Intestinal ischemia is a condition that affects the blood supply to the intestines. While it’s not as common as hemorrhoids, it can be serious and lead to damage and death of the intestinal tissue.
There are several different types of intestinal ischemia, each with its own set of symptoms and treatment options.
In this article, we will take a look at the different types of intestinal ischemia, their symptoms, and how they are treated.
What is the treatment for intestinal ischemia?
At a basic level, the goal of treatment for intestinal ischemia is to restore blood flow to the area of the intestine that has been affected.
Depending on the type, the way your healthcare provider restores this blood supply can vary.
There are 3 main types of intestinal ischemia:
- Colonic ischemia
- Acute mesenteric ischemia
- Chronic mesenteric ischemia
Let’s see how each of these is treated.
What is the treatment for colonic ischemia?
The treatment for mild, non-gangrenous colonic ischemia is supportive and includes things like bowel rest and IV fluids. The treatment for severe gangrenous ischemia is broad-spectrum antibiotics and surgery where the surgeon will remove the affected part of your gut.
As the name suggests, colonic ischemia affects the large intestine (also called the colon). In 95% of the cases, this happens suddenly due to reduced blood flow to the gut. For example, if someone is bleeding heavily, the body will try to restrict the blood flow to the gut to keep vital organs like the brain alive.
In 5% of cases, colonic ischemia occurs due to an obstruction of the blood vessels by a clot.
When the blood supply to the colon is reduced, two things can happen:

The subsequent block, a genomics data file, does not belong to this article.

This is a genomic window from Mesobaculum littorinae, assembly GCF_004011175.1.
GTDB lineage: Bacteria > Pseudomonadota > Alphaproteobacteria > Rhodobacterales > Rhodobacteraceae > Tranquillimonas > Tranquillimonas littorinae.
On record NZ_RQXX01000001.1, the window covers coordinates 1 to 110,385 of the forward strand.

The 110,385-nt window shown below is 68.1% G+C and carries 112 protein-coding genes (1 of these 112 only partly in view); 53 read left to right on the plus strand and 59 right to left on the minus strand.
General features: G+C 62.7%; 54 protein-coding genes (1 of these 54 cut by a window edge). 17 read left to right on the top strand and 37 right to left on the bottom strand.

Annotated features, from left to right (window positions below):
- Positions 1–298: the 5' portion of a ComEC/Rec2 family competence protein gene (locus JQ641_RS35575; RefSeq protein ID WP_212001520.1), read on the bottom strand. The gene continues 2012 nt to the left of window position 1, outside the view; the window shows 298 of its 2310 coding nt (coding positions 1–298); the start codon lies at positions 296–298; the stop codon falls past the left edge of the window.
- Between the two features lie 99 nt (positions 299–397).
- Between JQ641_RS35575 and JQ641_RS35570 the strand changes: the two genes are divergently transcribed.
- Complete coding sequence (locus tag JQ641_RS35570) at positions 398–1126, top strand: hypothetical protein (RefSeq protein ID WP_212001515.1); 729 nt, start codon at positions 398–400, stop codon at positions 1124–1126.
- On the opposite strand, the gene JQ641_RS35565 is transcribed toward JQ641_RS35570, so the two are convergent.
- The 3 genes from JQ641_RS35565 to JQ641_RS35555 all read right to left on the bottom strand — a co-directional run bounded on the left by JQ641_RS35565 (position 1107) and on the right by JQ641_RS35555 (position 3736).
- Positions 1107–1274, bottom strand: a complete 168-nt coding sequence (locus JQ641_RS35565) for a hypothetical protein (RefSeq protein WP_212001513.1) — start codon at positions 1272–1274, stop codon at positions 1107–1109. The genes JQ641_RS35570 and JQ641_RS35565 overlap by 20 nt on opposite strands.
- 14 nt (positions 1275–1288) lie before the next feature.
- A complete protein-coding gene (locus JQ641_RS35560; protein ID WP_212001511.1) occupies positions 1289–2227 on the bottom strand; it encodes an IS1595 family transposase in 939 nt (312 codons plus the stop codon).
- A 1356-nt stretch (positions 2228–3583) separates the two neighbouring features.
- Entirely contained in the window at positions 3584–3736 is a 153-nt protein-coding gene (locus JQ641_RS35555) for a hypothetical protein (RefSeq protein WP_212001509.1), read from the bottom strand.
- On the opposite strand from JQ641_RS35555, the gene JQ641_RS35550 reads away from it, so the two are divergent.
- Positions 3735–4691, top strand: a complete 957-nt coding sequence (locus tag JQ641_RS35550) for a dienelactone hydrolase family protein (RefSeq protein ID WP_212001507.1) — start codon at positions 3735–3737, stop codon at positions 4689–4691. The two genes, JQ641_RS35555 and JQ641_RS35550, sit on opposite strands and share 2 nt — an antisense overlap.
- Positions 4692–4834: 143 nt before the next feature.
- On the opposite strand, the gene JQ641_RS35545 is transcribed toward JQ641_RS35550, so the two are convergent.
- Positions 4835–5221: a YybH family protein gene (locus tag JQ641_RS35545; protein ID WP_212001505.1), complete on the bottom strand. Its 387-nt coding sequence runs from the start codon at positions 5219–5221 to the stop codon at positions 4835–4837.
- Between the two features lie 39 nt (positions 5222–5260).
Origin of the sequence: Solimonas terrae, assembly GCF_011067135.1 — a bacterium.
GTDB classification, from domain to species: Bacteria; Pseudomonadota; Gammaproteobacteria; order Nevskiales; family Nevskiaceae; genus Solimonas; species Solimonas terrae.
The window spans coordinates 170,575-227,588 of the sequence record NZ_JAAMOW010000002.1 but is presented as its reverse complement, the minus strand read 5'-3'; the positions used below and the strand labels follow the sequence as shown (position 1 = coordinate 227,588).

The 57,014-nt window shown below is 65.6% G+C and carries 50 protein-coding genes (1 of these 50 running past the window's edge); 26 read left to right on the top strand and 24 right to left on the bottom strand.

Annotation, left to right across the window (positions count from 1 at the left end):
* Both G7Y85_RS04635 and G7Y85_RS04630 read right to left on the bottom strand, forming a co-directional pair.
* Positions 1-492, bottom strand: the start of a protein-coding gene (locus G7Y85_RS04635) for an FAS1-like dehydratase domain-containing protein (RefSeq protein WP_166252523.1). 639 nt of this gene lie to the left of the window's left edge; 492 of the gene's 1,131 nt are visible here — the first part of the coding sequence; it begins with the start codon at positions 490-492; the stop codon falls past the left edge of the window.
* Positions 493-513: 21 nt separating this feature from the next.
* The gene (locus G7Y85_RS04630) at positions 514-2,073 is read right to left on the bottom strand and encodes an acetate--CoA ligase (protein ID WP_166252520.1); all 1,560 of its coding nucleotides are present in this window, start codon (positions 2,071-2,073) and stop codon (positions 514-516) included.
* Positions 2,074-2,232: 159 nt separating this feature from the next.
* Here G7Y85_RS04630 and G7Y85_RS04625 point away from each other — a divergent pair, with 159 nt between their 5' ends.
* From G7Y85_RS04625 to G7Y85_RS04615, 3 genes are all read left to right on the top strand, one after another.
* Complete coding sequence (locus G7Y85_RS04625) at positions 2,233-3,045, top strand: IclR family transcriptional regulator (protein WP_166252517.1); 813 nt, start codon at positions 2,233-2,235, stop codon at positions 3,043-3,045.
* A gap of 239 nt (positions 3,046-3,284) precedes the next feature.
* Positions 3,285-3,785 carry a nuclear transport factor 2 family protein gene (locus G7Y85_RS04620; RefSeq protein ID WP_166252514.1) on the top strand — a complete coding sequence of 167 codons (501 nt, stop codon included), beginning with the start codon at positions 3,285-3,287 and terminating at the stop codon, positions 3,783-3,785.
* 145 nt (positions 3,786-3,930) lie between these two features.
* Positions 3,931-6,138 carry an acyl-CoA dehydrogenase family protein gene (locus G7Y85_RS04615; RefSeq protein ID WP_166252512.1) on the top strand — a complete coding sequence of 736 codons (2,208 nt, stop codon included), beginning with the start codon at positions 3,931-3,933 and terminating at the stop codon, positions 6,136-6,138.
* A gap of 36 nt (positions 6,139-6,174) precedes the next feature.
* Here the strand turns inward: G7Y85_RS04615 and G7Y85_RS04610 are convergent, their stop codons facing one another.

- The patient experiences symptoms, but cells of the colon survive. This is the case in 80% of cases and can be treated with supportive care.
- The cells of the colon die, which is called gangrene. When this happens, the surgeon has to remove the dead colon. Otherwise, it can burst open and lead to widespread infection in the body, known as sepsis.
What is the treatment for acute mesenteric ischemia?
The treatment for acute mesenteric ischemia begins with supportive care, which includes IV fluids, nasogastric tube placement, and food restriction. A nasogastric tube is a tube that sits in your stomach and removes any excess fluid or food.
Initial treatment also includes broad-spectrum antibiotics and heparin, which is a drug that helps prevent any more clots from forming.
The next step depends on the condition of the patient. Here is how different patients are treated:
- Patients with stable vital signs (blood pressure, pulse): endovascular revascularization, where the surgeon will put a stent in the affected artery to restore blood flow.
- Patients with unstable vital signs: emergency surgery to remove the affected part of the gut. These patients are at risk of developing a widespread infection in the body.
Unlike colonic ischemia, the major cause of acute mesenteric ischemia is an occlusion to the blood supply. This is especially true for patients with heart disease, who can develop a clot in the heart that travels to the gut, cutting off its blood supply.
On the other hand, around 20% of acute mesenteric ischemia cases are because of a sudden drop in blood pressure in very ill patients.
What is the treatment for chronic mesenteric ischemia?
The treatment for chronic mesenteric ischemia involves eating frequent but smaller meals and choosing low-fat foods. Patients are also advised to reduce their risk of developing severe gut ischemia by maintaining a healthy lifestyle and quitting smoking.
If these lifestyle changes don’t help with the symptoms, your healthcare provider may recommend a stent placement, just like in the case of acute mesenteric ischemia.
The cause of chronic mesenteric ischemia is different from acute mesenteric ischemia. It’s usually caused by the narrowing of the arteries that supply blood to the gut. This narrowing is caused by fatty deposits in the artery walls, called plaque.